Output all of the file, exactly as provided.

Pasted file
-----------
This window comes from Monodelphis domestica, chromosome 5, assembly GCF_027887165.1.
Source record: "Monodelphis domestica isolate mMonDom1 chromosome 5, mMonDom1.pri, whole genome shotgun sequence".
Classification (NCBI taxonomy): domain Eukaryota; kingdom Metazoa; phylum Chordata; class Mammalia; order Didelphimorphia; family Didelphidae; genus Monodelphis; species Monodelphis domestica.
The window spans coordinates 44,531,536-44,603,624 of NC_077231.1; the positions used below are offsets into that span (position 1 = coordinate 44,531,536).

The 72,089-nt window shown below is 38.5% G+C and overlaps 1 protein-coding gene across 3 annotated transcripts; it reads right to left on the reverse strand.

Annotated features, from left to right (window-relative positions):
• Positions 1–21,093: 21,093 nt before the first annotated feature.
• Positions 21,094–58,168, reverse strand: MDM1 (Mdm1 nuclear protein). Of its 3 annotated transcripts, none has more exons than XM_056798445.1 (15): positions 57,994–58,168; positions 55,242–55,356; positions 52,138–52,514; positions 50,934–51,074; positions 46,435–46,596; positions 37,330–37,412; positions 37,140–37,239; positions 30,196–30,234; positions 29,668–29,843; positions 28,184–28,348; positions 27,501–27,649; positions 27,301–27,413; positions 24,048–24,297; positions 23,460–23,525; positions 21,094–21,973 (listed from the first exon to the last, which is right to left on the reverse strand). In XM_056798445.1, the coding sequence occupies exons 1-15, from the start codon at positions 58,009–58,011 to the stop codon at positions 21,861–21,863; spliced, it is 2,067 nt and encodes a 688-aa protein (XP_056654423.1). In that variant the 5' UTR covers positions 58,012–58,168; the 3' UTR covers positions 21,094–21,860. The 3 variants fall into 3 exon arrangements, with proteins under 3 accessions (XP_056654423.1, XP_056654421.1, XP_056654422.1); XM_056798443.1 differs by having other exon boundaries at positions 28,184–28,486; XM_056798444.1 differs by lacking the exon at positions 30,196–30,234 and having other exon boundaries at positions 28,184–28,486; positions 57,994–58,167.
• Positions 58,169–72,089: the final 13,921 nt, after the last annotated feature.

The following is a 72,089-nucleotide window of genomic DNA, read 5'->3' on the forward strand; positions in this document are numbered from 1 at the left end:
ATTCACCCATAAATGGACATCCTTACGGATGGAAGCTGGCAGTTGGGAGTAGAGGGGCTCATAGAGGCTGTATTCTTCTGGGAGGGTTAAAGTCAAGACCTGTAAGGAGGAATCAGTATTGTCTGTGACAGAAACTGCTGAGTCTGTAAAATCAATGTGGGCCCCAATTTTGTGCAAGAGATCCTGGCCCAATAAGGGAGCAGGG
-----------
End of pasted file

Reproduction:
This window comes from Monodelphis domestica, chromosome 5, assembly GCF_027887165.1.
Source record: "Monodelphis domestica isolate mMonDom1 chromosome 5, mMonDom1.pri, whole genome shotgun sequence".
Classification (NCBI taxonomy): domain Eukaryota; kingdom Metazoa; phylum Chordata; class Mammalia; order Didelphimorphia; family Didelphidae; genus Monodelphis; species Monodelphis domestica.
The window spans coordinates 44,531,536-44,603,624 of NC_077231.1; the positions used below are offsets into that span (position 1 = coordinate 44,531,536).

The 72,089-nt window shown below is 38.5% G+C and overlaps 1 protein-coding gene across 3 annotated transcripts; it reads right to left on the reverse strand.

Annotated features, from left to right (window-relative positions):
• Positions 1–21,093: 21,093 nt before the first annotated feature.
• Positions 21,094–58,168, reverse strand: MDM1 (Mdm1 nuclear protein). Of its 3 annotated transcripts, none has more exons than XM_056798445.1 (15): positions 57,994–58,168; positions 55,242–55,356; positions 52,138–52,514; positions 50,934–51,074; positions 46,435–46,596; positions 37,330–37,412; positions 37,140–37,239; positions 30,196–30,234; positions 29,668–29,843; positions 28,184–28,348; positions 27,501–27,649; positions 27,301–27,413; positions 24,048–24,297; positions 23,460–23,525; positions 21,094–21,973 (listed from the first exon to the last, which is right to left on the reverse strand). In XM_056798445.1, the coding sequence occupies exons 1-15, from the start codon at positions 58,009–58,011 to the stop codon at positions 21,861–21,863; spliced, it is 2,067 nt and encodes a 688-aa protein (XP_056654423.1). In that variant the 5' UTR covers positions 58,012–58,168; the 3' UTR covers positions 21,094–21,860. The 3 variants fall into 3 exon arrangements, with proteins under 3 accessions (XP_056654423.1, XP_056654421.1, XP_056654422.1); XM_056798443.1 differs by having other exon boundaries at positions 28,184–28,486; XM_056798444.1 differs by lacking the exon at positions 30,196–30,234 and having other exon boundaries at positions 28,184–28,486; positions 57,994–58,167.
• Positions 58,169–72,089: the final 13,921 nt, after the last annotated feature.

The following is a 72,089-nucleotide window of genomic DNA, read 5'->3' on the forward strand; positions in this document are numbered from 1 at the left end:
ATTCACCCATAAATGGACATCCTTACGGATGGAAGCTGGCAGTTGGGAGTAGAGGGGCTCATAGAGGCTGTATTCTTCTGGGAGGGTTAAAGTCAAGACCTGTAAGGAGGAATCAGTATTGTCTGTGACAGAAACTGCTGAGTCTGTAAAATCAATGTGGGCCCCAATTTTGTGCAAGAGATCCTGGCCCAATAAGGGAGCAGGG